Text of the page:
Updates: The ripple effect of COVID-19 washes out Detroit Symphony Orchestra performances, at least through Sunday, and group events at the Detroit Institute of Arts until April 13.
Both organizations act Thursday in response to Gov. Gretchen Whitmer's suggestion to cancel events with more than 100 people.
The DIA cutbacks affect Detroit Film Theatre, docent-led tours, school field trips, Friday Night Live music, family events, Detroit City Chess Club, lectures, puppet shows. (See full list.)
"The DIA remains open to visitors," it posts, "serving as a place for inspiration, calm and respite in challenging times."
The DSO emailed patrons that performances of "Carmina Burana" will not go on as planned Thursday through Sunday. "We believe we must follow the recommendations of public health officials," says president and chief executive Anne Parsons.
Also canceled are:
A "Friday Night SmackDown" wrestling event at Little Caesars Arena in Detroit tomorrow. It's relocated to the World Wrestling Entertainment (WWE) Performance Center in Orlando, Fla., for a national broadcast with no live audience.
The annual Marche de Nain Rouge parade March 22 in Midtown.
All shows at The Ark club in Ann Arbor, at least through April 1.
The NHL, MLB and NBA have suspended their seasons. The NCAA has suspended all winter and spring championships, inlcuding the Division I men and women's basketball tournaments that were supposed to start next week.
As of Wednesday, 27 test results for the virus were pending and 150 people were being actively monitored. Updates are available on the state health department's website.
Original post, Thursday morning:
Gov. Gretchen Whitmer and Detroit Mayor Mike Duggan told residents to avoid large gatherings and urged additional precautions to prevent the spread of coronavirus in back-to-back news conferences Wednesday evening.
A state of emergency was declared in Michigan Tuesday as health officials announced the first two cases shortly after polls closed in the primary election.
Here's the latest as of early Thursday:
Still just two known cases: An infected Wayne County resident had recently traveled domestically and an Oakland County resident abroad. It's still not known what cities they are from, but Duggan on Wednesday ruled out Detroit. One is in stable condition at the University of Michigan Health System. Officials said the Oakland resident, a middle-aged woman, had contact with "a handful" of people who've all been self-isolated and are not showing symptoms. She returned from a trip from Italy.
Dr. Russell Faust, medical director for Oakland County, said as of Thursday about 85 people in the county had been tested, and so far, only the hospitalized woman was found to have the virus. He said testing has been limited, so it should be assumed there are more existing cases in the county.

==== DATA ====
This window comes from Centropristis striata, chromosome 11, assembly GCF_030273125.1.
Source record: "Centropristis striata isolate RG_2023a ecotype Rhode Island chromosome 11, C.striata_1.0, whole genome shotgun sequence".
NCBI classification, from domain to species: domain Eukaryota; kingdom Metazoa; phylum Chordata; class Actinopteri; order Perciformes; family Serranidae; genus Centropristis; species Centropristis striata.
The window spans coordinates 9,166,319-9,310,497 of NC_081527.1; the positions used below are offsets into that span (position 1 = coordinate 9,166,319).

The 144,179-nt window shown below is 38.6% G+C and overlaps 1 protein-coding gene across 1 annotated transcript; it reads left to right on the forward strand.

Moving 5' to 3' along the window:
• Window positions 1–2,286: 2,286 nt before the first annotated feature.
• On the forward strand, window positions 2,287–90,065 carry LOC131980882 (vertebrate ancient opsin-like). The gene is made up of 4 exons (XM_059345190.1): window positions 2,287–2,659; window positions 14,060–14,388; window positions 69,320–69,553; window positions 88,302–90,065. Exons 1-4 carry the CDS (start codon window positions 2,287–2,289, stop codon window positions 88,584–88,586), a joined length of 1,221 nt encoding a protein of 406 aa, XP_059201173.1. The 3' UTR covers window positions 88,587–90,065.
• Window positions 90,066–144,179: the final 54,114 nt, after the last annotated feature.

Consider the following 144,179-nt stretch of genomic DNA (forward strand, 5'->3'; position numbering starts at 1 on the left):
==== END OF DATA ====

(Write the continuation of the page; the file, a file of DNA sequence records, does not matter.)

"We need to behave like there’s not just one case," he said.
Wayne was on Wednesday still working to determine how many people its patient came in contact with. Preliminarily, the The Detroit News reported officials believed at least one person — a Michigan State University student — was at risk of contracting the virus following contact with the infected individual. They were reportedly tested, with results pending. The county is monitoring 11 people for coronavirus as of Wednesday.
How many could be sick? State officials said nearly 500 people in the state had been referred for monitoring as of Tuesday, with fewer than 100 under "active" monitoring by the Michigan Department of Health and Human Services for possible exposure. By then, 57 Michiganders had tested negative for the virus and 18 tests were pending.
Canceled events: Whitmer urged the cancelation of events of more than 100 people. A March 27 get-out-the-vote rally with Michele Obama and Sunday's St. Patricks Day Parade in Corktown are among casualties, though bars along the parade route still plan parties. Whitmer and the head of the state's health department also urged avoiding “non-essential travel" and asked that people leave work or school if they begin to feel sick. All residents, they said, should avoid spreading germs, as many could be asymptomatic and the virus is deadly for people with compromised immune systems.
Canceled classes: Most Michigan universities suspended in-person instruction through the end of their semesters, in late April. Dearborn's Whitmore-Bolles Elementary is closed following a staffer's contact with someone who tested positive for coronavirus. Rochester Community Schools are shut today and Friday "so we can provide training to staff if it becomes necessary to engage students in remote learning outside of the classroom." West Bloomfield School District classes are cancelled Friday so teachers and administrators "can adequately prepare for the unkown surrounding COVID-19," the district posts. "Staff members will ... work on the distruct's remote learning instruction plan in the event we have to close schools for a prolonged period."
Pistons self-quarantine: The NBA has suspended its season after a starting Utah Jazz player tested positive for the virus. Center Rudy Gobert played against the Pistons for 35 minutes on Saturday at Little Caesars Arena. The team has been told to self-quarantine. The average incubation period for the virus is five days.
Water service restored in Detroit: To ensure Detroiters can do hand-washing and other hygiene, the Duggan administration has launched a program to restore water service to households that enroll in a new $25-a-month plan. The mayor said Wednesday that 139 households are in the process of having their water turned back on and that 261 have enrolled.
Zen Center shuts: The Detroit Zen Center and its nonprofit business, Living Zen Organics, suspended operations Wednesday "to do our part in protecting and preventing community outbreak in our vulnerable [Hamtramck] neighborhood and center." Events are cancelled through mid-April, Eater Detroit posts.